Now imagine if you had a a one for a hundred reverse split, you end up with one share 'cause you only had a hundred shares, you end up with one share, which is trading at a hundred dollars. Now a lot of times when companies do this, we could go back to the 10 for one 'cause it's more likely that that's the scenario. Well, that $10 could drop back down to another dollar a share. So then they have another one for 10 reverse split, and now instead of their 10 shares, they only have one share and it's only worth $10. So you can see in order to get comparison of what you actually started with or what the original starting price is, it creates this really high base price.

Fred (19m 51s):

And anyway, so the stock ended up being about 10 cents a share. And after the pump and dumpers were rested, the company went out of business.

Phil (19m 60s):

And how did the box of clothes appear on the balance sheet

Fred (20m 3s):

As an asset? Just as their, I think it was a $50 value or something like that.

Phil (20m 8s):

Oh, I'm glad it's not a liability. So they were, they were clean clothes, were they,

Fred (20m 13s):

And and of course it had no liabilities. So actually in pretty good shape all things considered.

Phil (20m 24s):

So it was basically for the F B I to facilitate an investigation into these kind of schemes.

Fred (20m 29s):

Yeah, it was basically a sting operation.

Phil (20m 32s):

Oh, nice to hear. And and that's something that's as well as a, a warning for listeners just to be very careful about any, anything that anyone is trying to sell to you as being too good to be true with a huge stock certificate.

Fred (20m 48s):

That's right. Or if a company has a a reverse split, I would be awfully cautious about that. I can't think of any company off the top of my head where it's had a reverse split and then, then the company eventually turns out to be successful. Hmm.

Phil (21m 6s):

So tell us about Bitcoin trivia.

Fred (21m 8s):

Okay, well in terms of Bitcoin, the biggest bit of trivia about Bitcoin is that the original Bitcoin transaction was for two pizzas. And this was back in the days of hobbyists when Bitcoin, I believe was trading for about two tenths of 1 cent, one US cent. And some guy posted on a, an online bulletin board. He said, well, I've got 10,000 Bitcoin and I'd like to trade that for two pizzas if you deliver them to me. And another hobbyist saw that and thought, well this will be fun.

Fred (21m 49s):

You know I'll get this new thing called Bitcoin and all it's gonna cost me It is a couple of pizzas. And it be interesting to see how this thing goes through. So the seller of the Bitcoin buyer, the pizzas, he went out and bought the two pizzas through the Papa John's as one of the popular pizza chains in the United States. And he bought two pizzas from them, delivered them to the man's house. They were both living in Silicon Valley. And the man then that had the Bitcoin, he transferred the Bitcoin to the man that had the pizzas. And now, if that man had actually the man that originally had the 10,000, or for that matter, the man that received the 10,000 Bitcoin had kept on holding onto that Bitcoin, it would now be, I believe, based on recent prices around $600 million, something like that.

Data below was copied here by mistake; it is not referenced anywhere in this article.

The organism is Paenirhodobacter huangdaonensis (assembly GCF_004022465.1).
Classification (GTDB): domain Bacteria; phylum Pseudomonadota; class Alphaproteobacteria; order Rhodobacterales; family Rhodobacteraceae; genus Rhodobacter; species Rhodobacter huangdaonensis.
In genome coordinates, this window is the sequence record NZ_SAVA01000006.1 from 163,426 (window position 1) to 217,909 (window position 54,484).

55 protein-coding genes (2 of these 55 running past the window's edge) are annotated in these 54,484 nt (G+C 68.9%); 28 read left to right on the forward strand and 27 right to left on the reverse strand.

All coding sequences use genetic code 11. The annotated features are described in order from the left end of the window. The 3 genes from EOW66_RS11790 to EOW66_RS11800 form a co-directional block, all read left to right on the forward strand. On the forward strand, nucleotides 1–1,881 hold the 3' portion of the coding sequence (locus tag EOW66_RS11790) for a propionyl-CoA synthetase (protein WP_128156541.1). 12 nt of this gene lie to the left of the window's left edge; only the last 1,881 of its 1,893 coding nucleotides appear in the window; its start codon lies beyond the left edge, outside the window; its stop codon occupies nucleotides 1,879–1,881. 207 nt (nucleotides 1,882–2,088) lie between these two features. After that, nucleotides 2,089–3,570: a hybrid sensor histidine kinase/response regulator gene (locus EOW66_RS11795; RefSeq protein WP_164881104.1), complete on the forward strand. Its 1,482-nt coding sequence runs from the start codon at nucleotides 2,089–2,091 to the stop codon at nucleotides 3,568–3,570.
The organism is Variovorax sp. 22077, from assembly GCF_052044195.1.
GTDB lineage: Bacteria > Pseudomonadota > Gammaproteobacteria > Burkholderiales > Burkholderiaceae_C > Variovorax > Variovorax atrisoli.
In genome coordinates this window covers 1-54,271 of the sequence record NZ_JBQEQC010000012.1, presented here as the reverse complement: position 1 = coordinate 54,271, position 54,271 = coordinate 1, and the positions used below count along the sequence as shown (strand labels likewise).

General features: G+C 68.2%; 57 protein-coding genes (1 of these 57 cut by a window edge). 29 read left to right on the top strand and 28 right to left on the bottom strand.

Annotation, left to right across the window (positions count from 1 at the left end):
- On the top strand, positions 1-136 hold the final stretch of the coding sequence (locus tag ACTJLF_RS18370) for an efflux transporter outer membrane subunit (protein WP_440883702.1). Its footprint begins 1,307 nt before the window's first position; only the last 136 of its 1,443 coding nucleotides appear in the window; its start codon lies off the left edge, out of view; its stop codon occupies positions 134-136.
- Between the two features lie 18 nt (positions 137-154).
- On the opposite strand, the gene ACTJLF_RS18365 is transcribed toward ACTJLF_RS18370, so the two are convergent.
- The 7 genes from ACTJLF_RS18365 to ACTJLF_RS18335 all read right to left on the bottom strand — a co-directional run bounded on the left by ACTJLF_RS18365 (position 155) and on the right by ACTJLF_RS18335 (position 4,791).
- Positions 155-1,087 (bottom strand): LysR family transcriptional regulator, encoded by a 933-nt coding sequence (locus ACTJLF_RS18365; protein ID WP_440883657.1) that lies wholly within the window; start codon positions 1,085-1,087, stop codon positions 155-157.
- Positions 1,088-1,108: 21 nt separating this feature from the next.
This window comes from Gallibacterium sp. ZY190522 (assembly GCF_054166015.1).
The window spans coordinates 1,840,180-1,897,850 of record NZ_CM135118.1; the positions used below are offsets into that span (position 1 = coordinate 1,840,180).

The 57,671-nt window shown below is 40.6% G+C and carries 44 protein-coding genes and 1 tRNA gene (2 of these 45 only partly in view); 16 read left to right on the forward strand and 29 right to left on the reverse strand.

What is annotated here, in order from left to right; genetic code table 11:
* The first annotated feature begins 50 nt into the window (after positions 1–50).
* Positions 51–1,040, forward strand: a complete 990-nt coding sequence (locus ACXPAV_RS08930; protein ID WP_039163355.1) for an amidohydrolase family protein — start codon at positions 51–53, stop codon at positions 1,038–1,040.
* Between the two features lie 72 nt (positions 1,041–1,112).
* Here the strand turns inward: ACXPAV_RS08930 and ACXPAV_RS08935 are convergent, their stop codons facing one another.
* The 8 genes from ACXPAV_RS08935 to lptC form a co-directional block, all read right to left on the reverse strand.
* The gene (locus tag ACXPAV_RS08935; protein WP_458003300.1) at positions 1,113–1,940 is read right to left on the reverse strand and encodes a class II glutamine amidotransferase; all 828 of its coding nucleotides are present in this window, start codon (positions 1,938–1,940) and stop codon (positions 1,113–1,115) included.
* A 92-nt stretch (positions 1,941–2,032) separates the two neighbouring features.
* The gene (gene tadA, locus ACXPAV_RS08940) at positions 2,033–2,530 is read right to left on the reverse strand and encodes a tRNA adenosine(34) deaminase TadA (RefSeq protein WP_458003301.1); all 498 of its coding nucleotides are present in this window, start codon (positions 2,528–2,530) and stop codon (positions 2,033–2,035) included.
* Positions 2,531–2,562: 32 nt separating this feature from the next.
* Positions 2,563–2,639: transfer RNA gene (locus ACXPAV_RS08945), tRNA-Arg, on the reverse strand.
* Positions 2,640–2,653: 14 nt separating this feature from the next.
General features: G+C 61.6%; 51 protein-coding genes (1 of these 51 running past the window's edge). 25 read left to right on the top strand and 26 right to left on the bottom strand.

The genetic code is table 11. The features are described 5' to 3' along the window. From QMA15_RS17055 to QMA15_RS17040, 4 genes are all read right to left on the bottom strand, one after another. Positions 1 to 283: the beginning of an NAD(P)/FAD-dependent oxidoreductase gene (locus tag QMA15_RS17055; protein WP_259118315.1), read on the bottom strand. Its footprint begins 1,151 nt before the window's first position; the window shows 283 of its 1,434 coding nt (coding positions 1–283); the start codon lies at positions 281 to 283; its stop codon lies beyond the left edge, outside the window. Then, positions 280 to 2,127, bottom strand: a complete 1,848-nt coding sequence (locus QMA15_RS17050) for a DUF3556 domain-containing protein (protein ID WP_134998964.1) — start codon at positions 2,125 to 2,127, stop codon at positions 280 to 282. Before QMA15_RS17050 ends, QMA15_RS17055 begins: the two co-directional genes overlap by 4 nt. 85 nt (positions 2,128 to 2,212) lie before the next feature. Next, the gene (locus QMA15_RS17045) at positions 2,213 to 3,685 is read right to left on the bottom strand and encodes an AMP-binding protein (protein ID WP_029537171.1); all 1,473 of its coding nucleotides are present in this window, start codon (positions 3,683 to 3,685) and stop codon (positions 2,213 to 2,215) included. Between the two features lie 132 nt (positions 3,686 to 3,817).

Fred (22m 45s):

I'd have to look up the exact price, but it was some outrageously high price where you'd be close to a, oh, it wasn't that high, it was only you. You, they would've had about $291 million. So that's all they would've had if they had held on.

Phil (23m 5s):

Yeah, I, I've actually heard a story about someone who bought an ice cream at Glastonbury, the music festival in England, and they paid for it with one Bitcoin or they, they worked out how to buy a Bitcoin to pay for it and the the transaction didn't go through and forgot about it for years. And then that Bitcoin at the time had become valuable enough to buy a car. And again, of course if he kept on held onto it for a lot longer, most probably worth a lot more than that.

Fred (23m 33s):

Yeah, that's right. Yeah. And then over the years I've hear, heard of stories of people that have saved their Bitcoin on their hard drive of their laptop and the laptop is old and they eventually discarded or they, I heard of one man who threw out his, his hard drive, threw it in the trash, and then realized his Bitcoin was on there. And so he went to the dump to look for it. And I think he eventually found it and was able to retrieve his Bitcoin.

Phil (24m 5s):

A desperate move.

Fred (24m 7s):


Phil (24m 8s):

So tell us about the first women-owned stock brokerage firm back in 1870.

Fred (24m 13s):